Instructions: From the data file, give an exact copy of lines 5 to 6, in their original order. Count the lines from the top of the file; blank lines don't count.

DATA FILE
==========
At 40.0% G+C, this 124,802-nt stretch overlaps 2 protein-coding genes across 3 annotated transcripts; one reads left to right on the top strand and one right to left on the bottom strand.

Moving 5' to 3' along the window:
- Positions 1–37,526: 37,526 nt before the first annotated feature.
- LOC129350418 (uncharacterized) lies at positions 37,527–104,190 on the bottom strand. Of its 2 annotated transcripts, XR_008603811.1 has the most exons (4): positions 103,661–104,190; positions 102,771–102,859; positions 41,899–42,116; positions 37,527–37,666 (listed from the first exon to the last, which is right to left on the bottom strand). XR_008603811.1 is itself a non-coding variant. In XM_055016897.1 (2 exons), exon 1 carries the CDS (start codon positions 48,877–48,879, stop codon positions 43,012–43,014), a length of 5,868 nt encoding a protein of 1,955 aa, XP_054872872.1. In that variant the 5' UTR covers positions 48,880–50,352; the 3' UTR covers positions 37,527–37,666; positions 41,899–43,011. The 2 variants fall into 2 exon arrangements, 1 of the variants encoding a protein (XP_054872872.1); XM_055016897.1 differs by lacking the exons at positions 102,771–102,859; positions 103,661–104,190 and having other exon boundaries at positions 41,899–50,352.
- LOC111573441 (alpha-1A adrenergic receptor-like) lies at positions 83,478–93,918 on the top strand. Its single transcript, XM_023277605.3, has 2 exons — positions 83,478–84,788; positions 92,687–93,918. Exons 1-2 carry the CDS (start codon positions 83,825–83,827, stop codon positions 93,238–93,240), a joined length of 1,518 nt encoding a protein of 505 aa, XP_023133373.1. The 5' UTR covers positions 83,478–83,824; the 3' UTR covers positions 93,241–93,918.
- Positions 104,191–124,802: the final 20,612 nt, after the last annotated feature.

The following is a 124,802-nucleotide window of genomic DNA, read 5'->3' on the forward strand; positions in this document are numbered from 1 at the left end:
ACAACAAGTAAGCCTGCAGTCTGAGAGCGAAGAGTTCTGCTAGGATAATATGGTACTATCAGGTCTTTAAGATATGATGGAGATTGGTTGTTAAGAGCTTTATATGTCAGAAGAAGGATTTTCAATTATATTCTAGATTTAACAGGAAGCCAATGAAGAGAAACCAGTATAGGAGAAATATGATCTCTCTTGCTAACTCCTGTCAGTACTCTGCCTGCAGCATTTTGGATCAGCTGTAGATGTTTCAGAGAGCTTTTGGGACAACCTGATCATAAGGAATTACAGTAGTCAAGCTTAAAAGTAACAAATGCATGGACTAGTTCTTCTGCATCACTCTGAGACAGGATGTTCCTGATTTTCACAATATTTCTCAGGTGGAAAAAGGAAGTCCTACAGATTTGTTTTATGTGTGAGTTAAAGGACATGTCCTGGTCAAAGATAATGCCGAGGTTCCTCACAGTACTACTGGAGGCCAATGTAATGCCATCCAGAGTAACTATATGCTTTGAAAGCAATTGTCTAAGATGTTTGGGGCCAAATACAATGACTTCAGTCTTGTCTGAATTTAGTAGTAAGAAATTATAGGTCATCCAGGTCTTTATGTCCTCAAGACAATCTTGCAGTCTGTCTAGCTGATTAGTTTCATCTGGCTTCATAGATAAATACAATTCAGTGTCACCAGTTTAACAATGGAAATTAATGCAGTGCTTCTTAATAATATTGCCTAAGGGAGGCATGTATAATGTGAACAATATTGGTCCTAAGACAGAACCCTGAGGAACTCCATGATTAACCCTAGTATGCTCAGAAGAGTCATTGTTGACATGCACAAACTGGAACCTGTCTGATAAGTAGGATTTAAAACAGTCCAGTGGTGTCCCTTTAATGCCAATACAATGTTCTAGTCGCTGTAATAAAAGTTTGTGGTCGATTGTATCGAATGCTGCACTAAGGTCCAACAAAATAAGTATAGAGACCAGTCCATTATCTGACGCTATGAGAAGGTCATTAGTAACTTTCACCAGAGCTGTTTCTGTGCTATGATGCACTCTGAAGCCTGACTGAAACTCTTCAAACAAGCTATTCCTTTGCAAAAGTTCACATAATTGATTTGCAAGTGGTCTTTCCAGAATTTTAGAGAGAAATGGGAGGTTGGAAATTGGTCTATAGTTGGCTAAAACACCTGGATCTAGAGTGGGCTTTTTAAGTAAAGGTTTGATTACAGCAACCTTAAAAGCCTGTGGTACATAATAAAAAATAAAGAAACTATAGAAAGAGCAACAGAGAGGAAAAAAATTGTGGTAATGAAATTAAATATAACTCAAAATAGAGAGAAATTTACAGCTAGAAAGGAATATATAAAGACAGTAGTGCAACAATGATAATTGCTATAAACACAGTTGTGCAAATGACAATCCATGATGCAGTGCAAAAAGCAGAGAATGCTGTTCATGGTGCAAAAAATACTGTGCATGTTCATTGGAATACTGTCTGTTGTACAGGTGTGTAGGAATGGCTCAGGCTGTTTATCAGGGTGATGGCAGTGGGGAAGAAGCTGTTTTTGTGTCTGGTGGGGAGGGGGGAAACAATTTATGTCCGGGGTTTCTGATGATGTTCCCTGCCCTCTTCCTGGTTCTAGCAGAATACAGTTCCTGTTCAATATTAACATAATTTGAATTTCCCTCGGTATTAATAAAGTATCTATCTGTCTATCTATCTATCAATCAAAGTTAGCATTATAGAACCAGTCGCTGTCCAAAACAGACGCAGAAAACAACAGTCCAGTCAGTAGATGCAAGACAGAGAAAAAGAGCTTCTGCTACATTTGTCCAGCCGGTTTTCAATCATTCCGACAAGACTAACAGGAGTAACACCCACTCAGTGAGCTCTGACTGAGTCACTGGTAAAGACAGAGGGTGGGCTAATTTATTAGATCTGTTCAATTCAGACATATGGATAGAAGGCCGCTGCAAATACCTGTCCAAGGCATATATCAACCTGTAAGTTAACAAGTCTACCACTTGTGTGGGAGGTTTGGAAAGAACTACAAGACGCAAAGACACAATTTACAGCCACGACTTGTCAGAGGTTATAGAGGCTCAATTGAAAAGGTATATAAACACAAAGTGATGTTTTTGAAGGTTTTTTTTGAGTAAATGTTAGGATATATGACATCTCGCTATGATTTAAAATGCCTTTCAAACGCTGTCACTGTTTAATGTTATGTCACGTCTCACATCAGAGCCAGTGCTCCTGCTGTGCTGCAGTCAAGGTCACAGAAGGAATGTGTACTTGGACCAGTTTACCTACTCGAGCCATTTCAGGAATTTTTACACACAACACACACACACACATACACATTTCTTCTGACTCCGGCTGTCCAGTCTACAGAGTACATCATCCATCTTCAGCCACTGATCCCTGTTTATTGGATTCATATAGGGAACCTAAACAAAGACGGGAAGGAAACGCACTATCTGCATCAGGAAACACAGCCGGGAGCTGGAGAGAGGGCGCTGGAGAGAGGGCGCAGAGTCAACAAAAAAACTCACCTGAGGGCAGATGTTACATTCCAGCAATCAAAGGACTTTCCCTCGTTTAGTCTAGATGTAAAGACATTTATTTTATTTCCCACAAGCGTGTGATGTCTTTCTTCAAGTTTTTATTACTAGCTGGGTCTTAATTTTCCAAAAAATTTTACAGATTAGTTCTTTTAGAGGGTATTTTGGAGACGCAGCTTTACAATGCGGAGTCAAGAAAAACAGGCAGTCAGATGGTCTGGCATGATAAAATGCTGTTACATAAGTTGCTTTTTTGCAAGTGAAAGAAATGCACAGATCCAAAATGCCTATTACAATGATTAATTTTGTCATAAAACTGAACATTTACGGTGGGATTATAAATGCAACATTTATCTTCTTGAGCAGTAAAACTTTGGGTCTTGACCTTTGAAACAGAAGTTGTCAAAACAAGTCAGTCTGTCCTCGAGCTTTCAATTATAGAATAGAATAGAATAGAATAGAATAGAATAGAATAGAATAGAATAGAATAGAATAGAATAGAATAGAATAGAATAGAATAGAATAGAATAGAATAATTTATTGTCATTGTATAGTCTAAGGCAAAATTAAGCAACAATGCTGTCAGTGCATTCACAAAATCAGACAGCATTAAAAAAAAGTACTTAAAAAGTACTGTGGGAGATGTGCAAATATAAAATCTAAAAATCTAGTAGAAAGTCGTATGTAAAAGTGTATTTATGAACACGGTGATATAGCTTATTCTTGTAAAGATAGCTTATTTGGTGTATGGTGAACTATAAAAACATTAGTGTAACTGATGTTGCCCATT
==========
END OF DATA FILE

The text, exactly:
- LOC111573441 (alpha-1A adrenergic receptor-like) lies at positions 83,478–93,918 on the top strand. Its single transcript, XM_023277605.3, has 2 exons — positions 83,478–84,788; positions 92,687–93,918. Exons 1-2 carry the CDS (start codon positions 83,825–83,827, stop codon positions 93,238–93,240), a joined length of 1,518 nt encoding a protein of 505 aa, XP_023133373.1. The 5' UTR covers positions 83,478–83,824; the 3' UTR covers positions 93,241–93,918.
- Positions 104,191–124,802: the final 20,612 nt, after the last annotated feature.